Helping people successfully lose weight while on antidepressants (and preventing it in the first place) is often what I do in my practice. It's such a common problem and I think everyone on antidepressants should know that it is possible to benefit from the medications AND maintain a healthy weight.
Antidepressants have wonderfully positive benefits not only in treating depression but increasingly are used also for a number of other conditions such as chronic pain like fibromyalgia, migraines, PMS, and even some urinary symptoms. The down side is that weight gain is an unwanted side effect associated with a majority of the antidepressants out there. And unfortunately, many people are completely unaware of potential weight gain when they start taking their medications - prescribing physicians seem to never mention it!
And how many of you, when the weight has crept on, have asked your doctor what's going on and gotten no satisfying answers? Or wondered why all of a sudden you can't stop eating chips, bagels, or ice cream?
Many antidepressants improve mood by making brain serotonin, a chemical that we all have in our brains, hang around longer between the nerve endings. Serotonin is a “feel good” natural chemical. It also is involved in controlling appetite. And for some reason that is not understood, antidepressants can make the appetite control effects of serotonin less effective. The result is that antidepressants can be associated with an out-of-control appetite and, eventually, weight gain.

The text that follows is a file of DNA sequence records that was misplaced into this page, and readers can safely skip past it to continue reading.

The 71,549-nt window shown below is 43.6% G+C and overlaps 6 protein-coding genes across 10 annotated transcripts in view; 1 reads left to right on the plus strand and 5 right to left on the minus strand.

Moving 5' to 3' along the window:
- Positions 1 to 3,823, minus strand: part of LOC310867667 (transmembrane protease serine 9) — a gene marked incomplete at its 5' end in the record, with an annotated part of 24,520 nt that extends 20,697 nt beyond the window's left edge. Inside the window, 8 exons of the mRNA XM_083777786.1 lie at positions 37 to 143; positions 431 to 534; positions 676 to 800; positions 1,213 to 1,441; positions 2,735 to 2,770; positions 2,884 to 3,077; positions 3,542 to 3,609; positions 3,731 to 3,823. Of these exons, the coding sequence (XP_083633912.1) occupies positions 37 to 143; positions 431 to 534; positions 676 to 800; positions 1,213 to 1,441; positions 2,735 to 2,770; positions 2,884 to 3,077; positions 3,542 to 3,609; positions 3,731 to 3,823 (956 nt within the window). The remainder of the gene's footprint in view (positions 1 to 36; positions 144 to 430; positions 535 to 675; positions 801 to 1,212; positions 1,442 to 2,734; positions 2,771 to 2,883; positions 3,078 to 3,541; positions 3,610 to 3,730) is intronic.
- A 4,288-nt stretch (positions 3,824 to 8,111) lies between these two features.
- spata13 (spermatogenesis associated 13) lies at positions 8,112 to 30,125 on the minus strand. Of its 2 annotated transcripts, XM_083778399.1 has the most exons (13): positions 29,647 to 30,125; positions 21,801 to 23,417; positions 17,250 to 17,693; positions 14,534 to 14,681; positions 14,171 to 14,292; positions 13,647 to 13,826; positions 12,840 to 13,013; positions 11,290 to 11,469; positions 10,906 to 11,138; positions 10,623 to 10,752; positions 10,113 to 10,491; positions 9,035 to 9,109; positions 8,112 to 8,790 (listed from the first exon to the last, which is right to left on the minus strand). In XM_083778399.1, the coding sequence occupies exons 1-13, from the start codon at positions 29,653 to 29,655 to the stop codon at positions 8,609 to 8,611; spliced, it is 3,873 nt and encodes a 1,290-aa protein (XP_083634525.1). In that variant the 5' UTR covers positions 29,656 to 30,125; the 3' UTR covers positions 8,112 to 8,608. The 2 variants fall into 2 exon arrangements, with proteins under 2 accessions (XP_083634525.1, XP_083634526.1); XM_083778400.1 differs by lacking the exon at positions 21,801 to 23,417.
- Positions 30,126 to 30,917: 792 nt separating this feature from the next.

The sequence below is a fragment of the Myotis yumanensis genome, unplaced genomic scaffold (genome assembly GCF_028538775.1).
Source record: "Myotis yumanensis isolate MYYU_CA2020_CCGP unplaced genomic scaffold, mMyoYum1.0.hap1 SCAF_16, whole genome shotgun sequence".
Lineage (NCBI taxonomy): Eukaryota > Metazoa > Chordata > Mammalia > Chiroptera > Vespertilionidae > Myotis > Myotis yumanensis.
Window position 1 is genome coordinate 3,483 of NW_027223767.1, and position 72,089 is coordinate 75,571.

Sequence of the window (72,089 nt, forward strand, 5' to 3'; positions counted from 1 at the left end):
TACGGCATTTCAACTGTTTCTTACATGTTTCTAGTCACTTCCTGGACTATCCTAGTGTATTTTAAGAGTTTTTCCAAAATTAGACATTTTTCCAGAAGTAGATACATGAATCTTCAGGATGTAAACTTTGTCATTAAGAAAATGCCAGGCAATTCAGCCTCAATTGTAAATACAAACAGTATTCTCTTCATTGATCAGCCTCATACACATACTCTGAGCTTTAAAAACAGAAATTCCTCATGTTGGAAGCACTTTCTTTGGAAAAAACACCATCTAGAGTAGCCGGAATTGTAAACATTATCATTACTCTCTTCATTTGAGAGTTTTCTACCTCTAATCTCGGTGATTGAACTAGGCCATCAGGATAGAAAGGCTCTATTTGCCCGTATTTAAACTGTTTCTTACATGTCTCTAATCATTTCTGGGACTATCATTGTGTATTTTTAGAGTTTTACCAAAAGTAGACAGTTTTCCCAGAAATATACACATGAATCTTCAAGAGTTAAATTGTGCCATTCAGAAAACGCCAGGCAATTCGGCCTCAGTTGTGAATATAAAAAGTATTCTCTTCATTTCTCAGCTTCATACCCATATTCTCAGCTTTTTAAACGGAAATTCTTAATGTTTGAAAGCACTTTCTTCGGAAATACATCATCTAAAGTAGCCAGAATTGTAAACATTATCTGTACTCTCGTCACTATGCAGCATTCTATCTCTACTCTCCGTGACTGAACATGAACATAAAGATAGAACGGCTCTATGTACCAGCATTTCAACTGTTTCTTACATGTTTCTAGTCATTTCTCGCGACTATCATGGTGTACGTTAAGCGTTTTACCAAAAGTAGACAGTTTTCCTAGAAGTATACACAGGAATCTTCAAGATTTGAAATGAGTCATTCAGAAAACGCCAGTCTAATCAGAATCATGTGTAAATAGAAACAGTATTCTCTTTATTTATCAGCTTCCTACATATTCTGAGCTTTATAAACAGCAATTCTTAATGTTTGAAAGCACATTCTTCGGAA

For people on antidepressants, common weight loss strategies like keeping a food journal, increasing exercise, or trying a low-carbohydrate/high protein diet are less effective than they are for people not on these medications. The reason is that these strategies do not address the fundamental problem: controlling appetite. The good news is that it is possible to naturally raise your brain serotonin by eating the right foods. And it's often music to peoples' ears that carbohydratess are the foods that allow your brain to make more serotonin which controls the appetite.
Won't eating carbohydrates make me fat? Not if you choose low-fat carbohydrates in the correct quantities. You have probably experienced the effects of “comfort foods” in making you feel good and satisfying your appetite - grilled chicken and steamed broccoli, while delicious and healthy, are not the foods you reach for when you get food cravings or feel stressed. No, mashed potatoes, a bowl of oatmeal with brown sugar, pizza, or brownies are more like it! The problem with cutting out carbohydrates is that your appetite can get out of control. The problem with eating the wrong carbohydrates, like those loaded with fat or refined sugar, is they can make you feel sluggish and add unwanted calories.
Check with a dietitian first to guide your diet and monitor portions. But you can time your foods for maximum appetite-controlling effects. Levels of serotonin naturally decline by afternoon and evening So aim to eat carbohydrates like whole wheat pasta with vegetables for dinner and grab a raisin toast as a late afternoon snack, and stick to protein-packed breakfasts and lunches to keep you going during the day. Regular exercise is highly recommended.
Bottom line: on antidepressants, you can control your appetite and lose weight.
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